New York City: Columbia graduate students go on strike

By John Levine
29 April 2004

Some 1,900 teaching and research assistants at Columbia University in New York City have been on strike since April 19 demanding union recognition. Members of the Graduate Student Employees Union (GSEU), which represents teaching assistants (TAs) and research assistants (RAs), had voted for the action by an 80 percent margin.

The TAs and RAs have increasingly become the mainstay of the teaching workforce at major US universities, teaching on average 40 percent of undergraduate class hours as well as conducting and supervising research work.

At Columbia, TAs and RAs teach a majority of “Core Curriculum” classes, write grants, carry out experiments, grade papers, lead labs, and teach discussion sections in half of the humanities courses and two-thirds of natural sciences courses. Despite the fact that they get paid to do much of the work that makes Columbia an educational and research institution—or more precisely, because of this fact—the university does not want to recognize them as employees with a right to bargain collectively.

It has been three years since the union filed for an election with the federal National Labor Relations Board (NLRB) in March 2001. Columbia immediately hired a union-busting law firm to mire the union in legal wrangling at the NLRB before the vote could take place. After stalling for a year, the NLRB finally allowed the assistants to vote. But following the March 2002 vote, Columbia appealed to the NLRB again, preventing the ballots from being counted. In the three years that Columbia has refused to negotiate, most of the students present during the original organizing drive have graduated or left.

Stephen Twilley, a second year graduate student in Italian, described to the WSWS the situation confronting the striking TAs and RAs:

“This goes way beyond stipends. When we choose a university for our graduate studies, we are committed for five, six or seven years. If we haven’t got health care, vision care, dental care, or childcare we have to worry about a lot of things other than our teaching. It’s not good for us, and it’s not good for the undergrads either, because we aren’t able to focus the kind of attention on them that we would like.”

He pointed out that Columbia could use its purchasing power to obtain such benefits relatively cheaply, while most graduate students cannot afford to obtain them on their own.

The Columbia administration has set a current minimum stipend level of $16,000. Twilley said that the decision to set a minimum came in response to the union organizing effort.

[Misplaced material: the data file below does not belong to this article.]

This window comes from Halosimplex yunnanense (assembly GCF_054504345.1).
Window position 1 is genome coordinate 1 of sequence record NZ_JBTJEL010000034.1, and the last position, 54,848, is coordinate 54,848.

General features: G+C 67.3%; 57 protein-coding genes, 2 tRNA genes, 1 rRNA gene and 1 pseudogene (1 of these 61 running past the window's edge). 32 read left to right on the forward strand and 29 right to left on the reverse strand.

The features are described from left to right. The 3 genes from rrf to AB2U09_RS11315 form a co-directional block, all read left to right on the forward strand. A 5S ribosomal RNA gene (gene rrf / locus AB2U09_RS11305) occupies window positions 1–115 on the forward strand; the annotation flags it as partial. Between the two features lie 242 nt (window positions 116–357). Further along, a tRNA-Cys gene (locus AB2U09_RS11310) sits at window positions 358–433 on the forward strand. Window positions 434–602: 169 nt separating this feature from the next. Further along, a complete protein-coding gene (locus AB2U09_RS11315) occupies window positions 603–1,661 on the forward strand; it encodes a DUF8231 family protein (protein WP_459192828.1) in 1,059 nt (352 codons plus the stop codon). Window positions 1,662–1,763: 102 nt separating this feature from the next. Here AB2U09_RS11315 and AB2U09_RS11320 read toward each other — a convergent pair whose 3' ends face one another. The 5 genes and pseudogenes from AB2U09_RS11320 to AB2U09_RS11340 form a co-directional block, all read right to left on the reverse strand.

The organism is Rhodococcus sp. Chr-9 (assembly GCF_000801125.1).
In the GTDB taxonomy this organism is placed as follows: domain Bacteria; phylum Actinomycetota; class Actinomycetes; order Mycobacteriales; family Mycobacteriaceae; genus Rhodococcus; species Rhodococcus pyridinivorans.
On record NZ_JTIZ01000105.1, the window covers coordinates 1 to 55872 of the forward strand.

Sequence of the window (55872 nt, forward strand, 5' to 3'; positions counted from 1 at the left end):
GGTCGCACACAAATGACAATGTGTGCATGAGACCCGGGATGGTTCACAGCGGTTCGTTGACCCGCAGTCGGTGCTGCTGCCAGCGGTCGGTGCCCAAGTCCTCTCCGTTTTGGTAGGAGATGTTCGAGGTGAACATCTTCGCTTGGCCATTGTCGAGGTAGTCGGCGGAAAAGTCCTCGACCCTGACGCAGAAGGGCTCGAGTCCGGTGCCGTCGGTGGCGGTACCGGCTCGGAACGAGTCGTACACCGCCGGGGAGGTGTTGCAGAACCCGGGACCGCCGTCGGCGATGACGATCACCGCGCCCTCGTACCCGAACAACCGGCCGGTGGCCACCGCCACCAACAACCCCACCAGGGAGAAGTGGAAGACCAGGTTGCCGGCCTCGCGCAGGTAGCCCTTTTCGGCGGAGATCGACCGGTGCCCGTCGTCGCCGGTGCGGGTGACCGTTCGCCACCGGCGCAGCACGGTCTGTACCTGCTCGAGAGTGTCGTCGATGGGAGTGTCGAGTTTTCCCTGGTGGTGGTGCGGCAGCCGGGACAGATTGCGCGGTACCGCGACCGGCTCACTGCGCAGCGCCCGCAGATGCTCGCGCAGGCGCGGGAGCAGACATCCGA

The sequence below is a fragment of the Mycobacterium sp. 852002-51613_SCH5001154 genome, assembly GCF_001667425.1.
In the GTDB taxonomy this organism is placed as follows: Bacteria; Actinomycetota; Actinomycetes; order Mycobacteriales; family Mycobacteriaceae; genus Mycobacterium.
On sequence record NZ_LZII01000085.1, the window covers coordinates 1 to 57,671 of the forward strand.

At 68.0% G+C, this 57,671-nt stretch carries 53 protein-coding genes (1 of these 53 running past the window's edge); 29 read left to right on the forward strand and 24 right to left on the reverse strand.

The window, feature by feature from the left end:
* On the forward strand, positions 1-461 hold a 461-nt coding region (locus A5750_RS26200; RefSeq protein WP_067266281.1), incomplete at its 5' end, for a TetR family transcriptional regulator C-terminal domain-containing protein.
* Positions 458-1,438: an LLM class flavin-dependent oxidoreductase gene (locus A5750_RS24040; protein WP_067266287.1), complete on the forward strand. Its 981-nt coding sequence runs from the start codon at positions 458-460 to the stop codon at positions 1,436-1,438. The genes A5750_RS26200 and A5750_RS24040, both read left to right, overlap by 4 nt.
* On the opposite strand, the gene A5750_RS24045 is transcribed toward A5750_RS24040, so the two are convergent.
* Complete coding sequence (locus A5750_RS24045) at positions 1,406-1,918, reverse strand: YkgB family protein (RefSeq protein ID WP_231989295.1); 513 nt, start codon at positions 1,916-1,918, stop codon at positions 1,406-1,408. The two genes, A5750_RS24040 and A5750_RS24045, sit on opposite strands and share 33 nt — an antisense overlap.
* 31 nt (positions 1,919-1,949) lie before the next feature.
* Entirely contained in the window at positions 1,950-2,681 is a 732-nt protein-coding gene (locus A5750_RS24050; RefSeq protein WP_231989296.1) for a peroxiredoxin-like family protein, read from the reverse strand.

Twilley further explained that the graduate students have become a source of cheap labor for Columbia. “Graduate students teach 60 percent of the core courses. Columbia brings in a few star professors and charges a high tuition, but we’re the ones who run things. They are just trying to get things done at the lowest possible cost.”

In addition, the lack of grievance procedures at the university leaves TAs and RAs at the mercy of their superiors, who can cut their positions as well as their grades.

Throughout the US higher education system, there is a move to a part-time and contingent teaching staff in order to cut costs. According to a study done by the American Association for University Professors (AAUP), between 1989 and 2001, the percentage of part-time faculty rose from 17.4 to 20.6 percent at public four-year institutions, while at private colleges, the rate increased from 33.3 to 40.7 percent.

Universities often argue that increased stipends and benefits for teaching and research assistants will force increased tuition. This year’s tuition at Columbia jumped 5.8 percent to $26,340—the largest hike in the past seven years.

According to the AAUP, this past year tuition and fees around the country rose by an average of 6.0 percent at private four-year colleges and universities and by 14.1 percent during the same period at public two- and four-year institutions. At the same time, however, the average faculty salaries at private four-year institutions rose by only 3 percent, and average faculty salaries at most public two- and four-year institutions rose by less than 2 percent. At Rutgers University in New Jersey, for instance, professors and graduates received no raise, yet tuition rose by 9 percent.

The other factors that lead to tuition hikes, according to the AAUP, “include the escalating costs of benefits for all employees, reductions in state support of public institutions, growing institutional financial-aid costs, expansion of the science and research infrastructure at research universities, and the increasing costs of information technology.” Public universities also spend enormous sums on sports facilities and administrative bureaucracies.